Large, bright yellow flowers, surrounding a central disk of crimson, are showy at the ends of 20–60 cm stems. What appear to be petals are actually individual flowers called ray florets. This member of the daisy family blooms from June to August across the prairies on dry hillsides and in open areas.
First Nations people across western Canada used this plant. As reported by Wilkinson, “The Alberta Stoney people drank a tea of gaillardia to relieve menstrual problems, and the Blackfoot used the root to treat human gastroenteritis and saddle sores in horses. The Okanagan steeped the whole plant in water to treat venereal diseases.” (261)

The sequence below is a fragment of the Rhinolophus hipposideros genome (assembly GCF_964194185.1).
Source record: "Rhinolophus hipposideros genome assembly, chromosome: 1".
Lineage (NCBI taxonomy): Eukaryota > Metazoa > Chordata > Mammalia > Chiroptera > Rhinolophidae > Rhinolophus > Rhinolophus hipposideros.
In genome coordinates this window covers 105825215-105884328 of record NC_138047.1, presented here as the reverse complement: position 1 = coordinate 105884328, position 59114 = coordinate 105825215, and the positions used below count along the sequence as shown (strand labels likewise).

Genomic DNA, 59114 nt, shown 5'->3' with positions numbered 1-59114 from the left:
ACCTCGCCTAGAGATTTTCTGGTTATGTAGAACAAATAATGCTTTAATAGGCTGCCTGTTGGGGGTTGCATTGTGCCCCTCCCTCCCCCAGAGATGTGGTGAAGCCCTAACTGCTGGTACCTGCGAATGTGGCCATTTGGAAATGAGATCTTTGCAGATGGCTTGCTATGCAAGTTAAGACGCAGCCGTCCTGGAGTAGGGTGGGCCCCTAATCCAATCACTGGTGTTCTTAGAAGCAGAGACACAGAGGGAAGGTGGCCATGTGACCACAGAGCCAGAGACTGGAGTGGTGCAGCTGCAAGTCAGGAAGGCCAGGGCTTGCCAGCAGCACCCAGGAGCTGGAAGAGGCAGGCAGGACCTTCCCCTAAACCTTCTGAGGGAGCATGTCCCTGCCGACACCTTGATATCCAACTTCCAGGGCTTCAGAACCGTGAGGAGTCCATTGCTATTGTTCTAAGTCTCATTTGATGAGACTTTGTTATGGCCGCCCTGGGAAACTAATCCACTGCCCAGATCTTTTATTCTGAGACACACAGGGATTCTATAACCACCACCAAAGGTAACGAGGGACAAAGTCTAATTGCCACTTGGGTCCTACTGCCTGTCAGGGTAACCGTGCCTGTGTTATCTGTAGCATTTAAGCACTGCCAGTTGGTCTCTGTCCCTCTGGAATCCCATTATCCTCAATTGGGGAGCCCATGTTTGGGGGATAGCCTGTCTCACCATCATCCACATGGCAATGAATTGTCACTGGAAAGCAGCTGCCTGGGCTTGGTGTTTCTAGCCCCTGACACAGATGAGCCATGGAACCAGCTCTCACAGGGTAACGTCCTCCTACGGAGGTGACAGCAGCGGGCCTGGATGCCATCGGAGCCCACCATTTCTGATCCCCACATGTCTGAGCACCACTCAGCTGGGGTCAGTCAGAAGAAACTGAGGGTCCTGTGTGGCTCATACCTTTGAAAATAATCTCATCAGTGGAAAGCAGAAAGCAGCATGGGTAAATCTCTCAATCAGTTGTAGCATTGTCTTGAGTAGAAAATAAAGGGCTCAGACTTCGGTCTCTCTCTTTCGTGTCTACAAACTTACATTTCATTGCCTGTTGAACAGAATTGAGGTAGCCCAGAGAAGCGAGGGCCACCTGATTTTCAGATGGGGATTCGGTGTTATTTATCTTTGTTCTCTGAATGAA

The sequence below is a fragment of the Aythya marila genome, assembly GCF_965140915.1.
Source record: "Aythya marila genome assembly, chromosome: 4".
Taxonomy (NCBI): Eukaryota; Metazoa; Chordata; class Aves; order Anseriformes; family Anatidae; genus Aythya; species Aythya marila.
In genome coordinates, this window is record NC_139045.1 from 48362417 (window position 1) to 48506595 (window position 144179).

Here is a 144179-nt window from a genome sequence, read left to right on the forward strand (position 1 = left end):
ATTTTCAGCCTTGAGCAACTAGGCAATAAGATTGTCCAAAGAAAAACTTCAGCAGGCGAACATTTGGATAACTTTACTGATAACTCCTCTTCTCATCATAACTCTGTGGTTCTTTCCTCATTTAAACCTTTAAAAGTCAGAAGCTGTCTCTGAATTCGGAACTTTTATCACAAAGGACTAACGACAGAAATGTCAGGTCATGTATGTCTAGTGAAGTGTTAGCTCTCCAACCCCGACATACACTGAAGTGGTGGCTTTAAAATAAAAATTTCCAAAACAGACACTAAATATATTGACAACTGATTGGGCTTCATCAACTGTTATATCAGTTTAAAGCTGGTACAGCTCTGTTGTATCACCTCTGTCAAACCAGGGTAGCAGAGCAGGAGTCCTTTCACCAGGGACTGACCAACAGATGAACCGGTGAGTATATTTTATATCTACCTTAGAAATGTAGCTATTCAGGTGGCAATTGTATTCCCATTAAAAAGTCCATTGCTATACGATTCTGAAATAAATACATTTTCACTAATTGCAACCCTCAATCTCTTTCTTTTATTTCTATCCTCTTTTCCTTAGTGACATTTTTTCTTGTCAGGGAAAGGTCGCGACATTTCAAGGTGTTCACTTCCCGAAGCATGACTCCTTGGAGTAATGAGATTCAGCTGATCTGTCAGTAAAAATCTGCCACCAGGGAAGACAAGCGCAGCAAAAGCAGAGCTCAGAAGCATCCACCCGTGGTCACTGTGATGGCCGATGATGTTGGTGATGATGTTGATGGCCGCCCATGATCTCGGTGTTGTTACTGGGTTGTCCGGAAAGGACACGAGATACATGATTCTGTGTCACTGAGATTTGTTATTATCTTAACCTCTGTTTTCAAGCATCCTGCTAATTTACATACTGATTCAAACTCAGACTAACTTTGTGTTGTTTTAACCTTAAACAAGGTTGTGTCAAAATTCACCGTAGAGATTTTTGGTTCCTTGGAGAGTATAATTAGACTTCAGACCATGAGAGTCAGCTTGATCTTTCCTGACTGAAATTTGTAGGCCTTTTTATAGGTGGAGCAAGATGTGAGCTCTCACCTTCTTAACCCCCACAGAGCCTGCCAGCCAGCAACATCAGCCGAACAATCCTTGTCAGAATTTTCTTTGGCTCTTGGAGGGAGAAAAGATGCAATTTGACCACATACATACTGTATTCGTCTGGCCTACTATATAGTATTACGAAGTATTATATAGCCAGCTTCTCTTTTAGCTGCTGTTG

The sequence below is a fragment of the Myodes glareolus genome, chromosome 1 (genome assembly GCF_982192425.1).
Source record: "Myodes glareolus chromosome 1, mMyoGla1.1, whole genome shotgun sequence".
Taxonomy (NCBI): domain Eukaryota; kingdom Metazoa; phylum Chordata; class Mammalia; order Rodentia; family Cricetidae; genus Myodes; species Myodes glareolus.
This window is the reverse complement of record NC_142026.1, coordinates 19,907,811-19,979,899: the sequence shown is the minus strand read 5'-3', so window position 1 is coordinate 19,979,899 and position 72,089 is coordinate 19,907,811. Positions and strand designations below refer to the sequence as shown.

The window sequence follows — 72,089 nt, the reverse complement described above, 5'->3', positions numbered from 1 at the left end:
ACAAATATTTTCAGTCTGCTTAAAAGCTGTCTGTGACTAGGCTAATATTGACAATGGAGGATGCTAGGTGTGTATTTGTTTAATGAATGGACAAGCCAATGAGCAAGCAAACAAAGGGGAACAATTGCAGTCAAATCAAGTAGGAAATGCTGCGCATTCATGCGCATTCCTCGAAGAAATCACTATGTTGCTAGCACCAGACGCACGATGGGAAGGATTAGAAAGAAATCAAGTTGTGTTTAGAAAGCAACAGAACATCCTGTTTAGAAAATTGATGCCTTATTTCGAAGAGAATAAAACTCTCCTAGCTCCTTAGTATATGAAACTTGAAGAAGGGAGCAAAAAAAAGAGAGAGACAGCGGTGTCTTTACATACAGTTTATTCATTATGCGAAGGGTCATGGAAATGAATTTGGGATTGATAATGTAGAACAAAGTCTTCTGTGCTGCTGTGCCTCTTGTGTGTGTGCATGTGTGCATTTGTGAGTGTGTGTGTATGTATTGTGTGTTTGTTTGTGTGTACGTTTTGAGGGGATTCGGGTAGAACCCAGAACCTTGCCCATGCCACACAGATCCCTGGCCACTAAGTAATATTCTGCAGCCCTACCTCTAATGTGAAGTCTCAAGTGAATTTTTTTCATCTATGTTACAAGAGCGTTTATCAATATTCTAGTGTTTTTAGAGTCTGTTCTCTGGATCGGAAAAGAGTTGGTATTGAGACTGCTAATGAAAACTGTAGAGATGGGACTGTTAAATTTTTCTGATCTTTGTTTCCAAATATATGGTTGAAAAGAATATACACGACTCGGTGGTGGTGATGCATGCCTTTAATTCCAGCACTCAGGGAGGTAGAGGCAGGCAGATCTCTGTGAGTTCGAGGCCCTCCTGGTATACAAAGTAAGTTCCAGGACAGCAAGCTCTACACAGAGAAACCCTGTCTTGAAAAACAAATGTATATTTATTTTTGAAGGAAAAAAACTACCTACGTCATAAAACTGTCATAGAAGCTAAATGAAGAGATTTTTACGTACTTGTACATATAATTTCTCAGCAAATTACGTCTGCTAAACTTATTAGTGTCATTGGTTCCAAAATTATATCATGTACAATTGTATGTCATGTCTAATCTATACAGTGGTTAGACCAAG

Growth habit and range: This plant is an erect, herbaceous perennial which is commonly found on dry, open sites throughout the southern portion of the province. Gaillardia grows to a height of 20–60 cm.
Description: This plant exhibits coarsely hairy stems and leaves. The basal leaves are stalked, oblong to spatulate in shape, 5–12 cm in length, and occasionally are shallowly and incompletely divided into lobes. The stem leaves lack stalks and are smaller in size. The flowers are borne singly at the stem tips, and are 3–7 cm in diameter, daisy-like blooms. Each flower is comprised of 10–18, wedge shaped yellow ray florets measuring 1–3 cm in length, which display 3 apical lobes and a reddish or purplish base, and a central, rounded cluster of red to purple disk florets. The fruit is a three-sided achene covered by papery scales.
Wilkinson, Kathleen. 1999. Wildflowers of Alberta: A Guide to Common Wildflowers and Other Herbaceous Plants. University of Alberta Press and Lone Pine Publishing, AB.